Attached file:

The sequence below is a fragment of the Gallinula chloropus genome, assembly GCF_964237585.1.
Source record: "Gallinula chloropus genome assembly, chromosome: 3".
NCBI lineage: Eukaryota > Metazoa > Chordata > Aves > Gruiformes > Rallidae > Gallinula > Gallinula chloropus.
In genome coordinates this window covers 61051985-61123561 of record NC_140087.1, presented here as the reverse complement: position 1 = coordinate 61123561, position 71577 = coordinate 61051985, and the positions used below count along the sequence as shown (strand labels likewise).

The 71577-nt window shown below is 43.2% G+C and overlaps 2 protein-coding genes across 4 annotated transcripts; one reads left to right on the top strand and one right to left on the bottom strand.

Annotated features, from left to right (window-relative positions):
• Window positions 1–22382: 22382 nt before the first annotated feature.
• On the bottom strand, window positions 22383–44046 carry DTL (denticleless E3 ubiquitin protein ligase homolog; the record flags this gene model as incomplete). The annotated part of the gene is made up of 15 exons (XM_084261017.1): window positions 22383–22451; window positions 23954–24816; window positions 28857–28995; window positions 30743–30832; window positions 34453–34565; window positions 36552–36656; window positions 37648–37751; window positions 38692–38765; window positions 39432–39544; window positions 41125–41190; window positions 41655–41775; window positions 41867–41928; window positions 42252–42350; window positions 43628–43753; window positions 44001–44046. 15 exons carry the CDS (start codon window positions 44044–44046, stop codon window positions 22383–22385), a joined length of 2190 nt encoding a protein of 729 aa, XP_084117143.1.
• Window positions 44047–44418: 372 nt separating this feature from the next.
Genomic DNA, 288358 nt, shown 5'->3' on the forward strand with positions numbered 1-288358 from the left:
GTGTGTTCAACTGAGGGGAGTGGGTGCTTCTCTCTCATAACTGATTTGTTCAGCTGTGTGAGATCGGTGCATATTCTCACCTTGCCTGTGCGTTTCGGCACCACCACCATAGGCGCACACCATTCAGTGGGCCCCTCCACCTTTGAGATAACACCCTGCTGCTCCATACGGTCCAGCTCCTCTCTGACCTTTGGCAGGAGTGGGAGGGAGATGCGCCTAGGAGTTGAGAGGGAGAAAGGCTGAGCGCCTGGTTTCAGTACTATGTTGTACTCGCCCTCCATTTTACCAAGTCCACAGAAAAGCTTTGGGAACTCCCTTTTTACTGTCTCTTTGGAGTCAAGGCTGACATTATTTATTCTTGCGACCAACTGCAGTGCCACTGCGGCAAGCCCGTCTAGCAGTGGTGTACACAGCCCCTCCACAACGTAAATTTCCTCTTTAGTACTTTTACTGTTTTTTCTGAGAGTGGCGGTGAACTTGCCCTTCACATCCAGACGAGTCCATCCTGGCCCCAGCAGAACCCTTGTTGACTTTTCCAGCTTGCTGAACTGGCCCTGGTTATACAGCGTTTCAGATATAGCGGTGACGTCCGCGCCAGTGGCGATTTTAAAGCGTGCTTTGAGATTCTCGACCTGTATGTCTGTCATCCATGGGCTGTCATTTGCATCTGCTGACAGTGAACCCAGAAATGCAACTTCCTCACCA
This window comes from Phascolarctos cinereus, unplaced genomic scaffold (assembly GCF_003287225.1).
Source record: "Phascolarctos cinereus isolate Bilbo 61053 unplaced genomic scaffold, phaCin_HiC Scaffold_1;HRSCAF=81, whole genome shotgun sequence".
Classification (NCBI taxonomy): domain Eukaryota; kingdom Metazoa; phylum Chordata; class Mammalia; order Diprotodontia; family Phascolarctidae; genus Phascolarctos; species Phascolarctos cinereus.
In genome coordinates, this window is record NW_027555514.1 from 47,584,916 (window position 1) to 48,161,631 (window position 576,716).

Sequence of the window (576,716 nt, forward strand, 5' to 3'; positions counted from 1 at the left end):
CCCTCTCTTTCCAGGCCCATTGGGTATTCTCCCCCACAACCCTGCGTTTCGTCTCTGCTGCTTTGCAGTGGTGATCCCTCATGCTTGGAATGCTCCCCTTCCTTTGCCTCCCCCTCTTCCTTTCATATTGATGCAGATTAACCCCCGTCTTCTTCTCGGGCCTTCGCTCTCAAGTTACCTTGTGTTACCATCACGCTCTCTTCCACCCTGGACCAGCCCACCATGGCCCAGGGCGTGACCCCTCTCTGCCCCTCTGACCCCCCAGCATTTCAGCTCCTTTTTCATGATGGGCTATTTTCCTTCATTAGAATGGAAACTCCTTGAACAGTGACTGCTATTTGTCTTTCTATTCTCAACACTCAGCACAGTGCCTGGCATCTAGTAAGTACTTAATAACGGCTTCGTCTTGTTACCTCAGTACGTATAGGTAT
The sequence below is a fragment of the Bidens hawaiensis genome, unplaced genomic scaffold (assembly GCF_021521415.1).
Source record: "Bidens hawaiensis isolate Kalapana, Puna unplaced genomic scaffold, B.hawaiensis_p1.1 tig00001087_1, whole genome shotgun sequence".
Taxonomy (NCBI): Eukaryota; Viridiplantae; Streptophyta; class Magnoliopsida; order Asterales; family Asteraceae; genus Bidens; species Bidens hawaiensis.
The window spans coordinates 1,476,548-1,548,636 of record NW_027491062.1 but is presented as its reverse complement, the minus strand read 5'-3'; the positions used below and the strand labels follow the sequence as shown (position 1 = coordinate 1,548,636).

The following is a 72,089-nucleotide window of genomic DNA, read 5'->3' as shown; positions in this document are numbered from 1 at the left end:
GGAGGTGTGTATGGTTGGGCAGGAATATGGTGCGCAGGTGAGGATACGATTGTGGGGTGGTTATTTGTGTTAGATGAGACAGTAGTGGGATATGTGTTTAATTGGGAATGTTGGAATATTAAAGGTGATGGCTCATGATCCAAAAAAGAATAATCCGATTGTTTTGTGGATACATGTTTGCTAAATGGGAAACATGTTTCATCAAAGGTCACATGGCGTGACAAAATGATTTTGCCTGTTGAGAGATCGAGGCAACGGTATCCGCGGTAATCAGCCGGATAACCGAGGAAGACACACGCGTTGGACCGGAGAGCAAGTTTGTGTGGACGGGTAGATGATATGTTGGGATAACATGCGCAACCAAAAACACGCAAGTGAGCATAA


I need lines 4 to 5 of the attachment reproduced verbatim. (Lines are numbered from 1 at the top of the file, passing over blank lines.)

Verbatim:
In genome coordinates this window covers 61051985-61123561 of record NC_140087.1, presented here as the reverse complement: position 1 = coordinate 61123561, position 71577 = coordinate 61051985, and the positions used below count along the sequence as shown (strand labels likewise).

The 71577-nt window shown below is 43.2% G+C and overlaps 2 protein-coding genes across 4 annotated transcripts; one reads left to right on the top strand and one right to left on the bottom strand.